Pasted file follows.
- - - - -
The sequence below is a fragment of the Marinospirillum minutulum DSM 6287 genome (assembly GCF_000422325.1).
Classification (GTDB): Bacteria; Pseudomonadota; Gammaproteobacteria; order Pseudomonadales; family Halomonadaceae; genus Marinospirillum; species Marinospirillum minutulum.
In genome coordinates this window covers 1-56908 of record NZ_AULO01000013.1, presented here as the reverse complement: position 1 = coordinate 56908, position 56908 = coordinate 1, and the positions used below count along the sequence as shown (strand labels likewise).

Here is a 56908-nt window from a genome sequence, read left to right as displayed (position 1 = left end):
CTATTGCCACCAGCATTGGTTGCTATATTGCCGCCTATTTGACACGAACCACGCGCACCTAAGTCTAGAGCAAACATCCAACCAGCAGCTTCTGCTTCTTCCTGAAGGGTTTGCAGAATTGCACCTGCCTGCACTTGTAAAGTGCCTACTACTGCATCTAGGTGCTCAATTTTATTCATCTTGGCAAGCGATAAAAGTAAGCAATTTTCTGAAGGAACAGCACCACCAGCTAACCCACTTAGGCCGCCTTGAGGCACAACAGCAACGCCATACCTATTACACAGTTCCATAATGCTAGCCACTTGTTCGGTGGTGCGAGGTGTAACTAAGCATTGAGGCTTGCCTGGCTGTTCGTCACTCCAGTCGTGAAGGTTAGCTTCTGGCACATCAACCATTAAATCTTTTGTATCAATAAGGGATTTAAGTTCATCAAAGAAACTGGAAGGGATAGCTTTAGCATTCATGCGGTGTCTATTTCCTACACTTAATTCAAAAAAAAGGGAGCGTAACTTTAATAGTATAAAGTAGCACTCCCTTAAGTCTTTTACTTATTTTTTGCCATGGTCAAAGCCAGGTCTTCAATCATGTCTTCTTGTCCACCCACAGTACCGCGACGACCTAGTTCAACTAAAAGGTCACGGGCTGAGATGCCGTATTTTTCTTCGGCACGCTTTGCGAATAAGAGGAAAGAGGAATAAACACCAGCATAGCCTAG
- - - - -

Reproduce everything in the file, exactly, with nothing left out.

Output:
The sequence below is a fragment of the Marinospirillum minutulum DSM 6287 genome (assembly GCF_000422325.1).
Classification (GTDB): Bacteria; Pseudomonadota; Gammaproteobacteria; order Pseudomonadales; family Halomonadaceae; genus Marinospirillum; species Marinospirillum minutulum.
In genome coordinates this window covers 1-56908 of record NZ_AULO01000013.1, presented here as the reverse complement: position 1 = coordinate 56908, position 56908 = coordinate 1, and the positions used below count along the sequence as shown (strand labels likewise).

Here is a 56908-nt window from a genome sequence, read left to right as displayed (position 1 = left end):
CTATTGCCACCAGCATTGGTTGCTATATTGCCGCCTATTTGACACGAACCACGCGCACCTAAGTCTAGAGCAAACATCCAACCAGCAGCTTCTGCTTCTTCCTGAAGGGTTTGCAGAATTGCACCTGCCTGCACTTGTAAAGTGCCTACTACTGCATCTAGGTGCTCAATTTTATTCATCTTGGCAAGCGATAAAAGTAAGCAATTTTCTGAAGGAACAGCACCACCAGCTAACCCACTTAGGCCGCCTTGAGGCACAACAGCAACGCCATACCTATTACACAGTTCCATAATGCTAGCCACTTGTTCGGTGGTGCGAGGTGTAACTAAGCATTGAGGCTTGCCTGGCTGTTCGTCACTCCAGTCGTGAAGGTTAGCTTCTGGCACATCAACCATTAAATCTTTTGTATCAATAAGGGATTTAAGTTCATCAAAGAAACTGGAAGGGATAGCTTTAGCATTCATGCGGTGTCTATTTCCTACACTTAATTCAAAAAAAAGGGAGCGTAACTTTAATAGTATAAAGTAGCACTCCCTTAAGTCTTTTACTTATTTTTTGCCATGGTCAAAGCCAGGTCTTCAATCATGTCTTCTTGTCCACCCACAGTACCGCGACGACCTAGTTCAACTAAAAGGTCACGGGCTGAGATGCCGTATTTTTCTTCGGCACGCTTTGCGAATAAGAGGAAAGAGGAATAAACACCAGCATAGCCTAG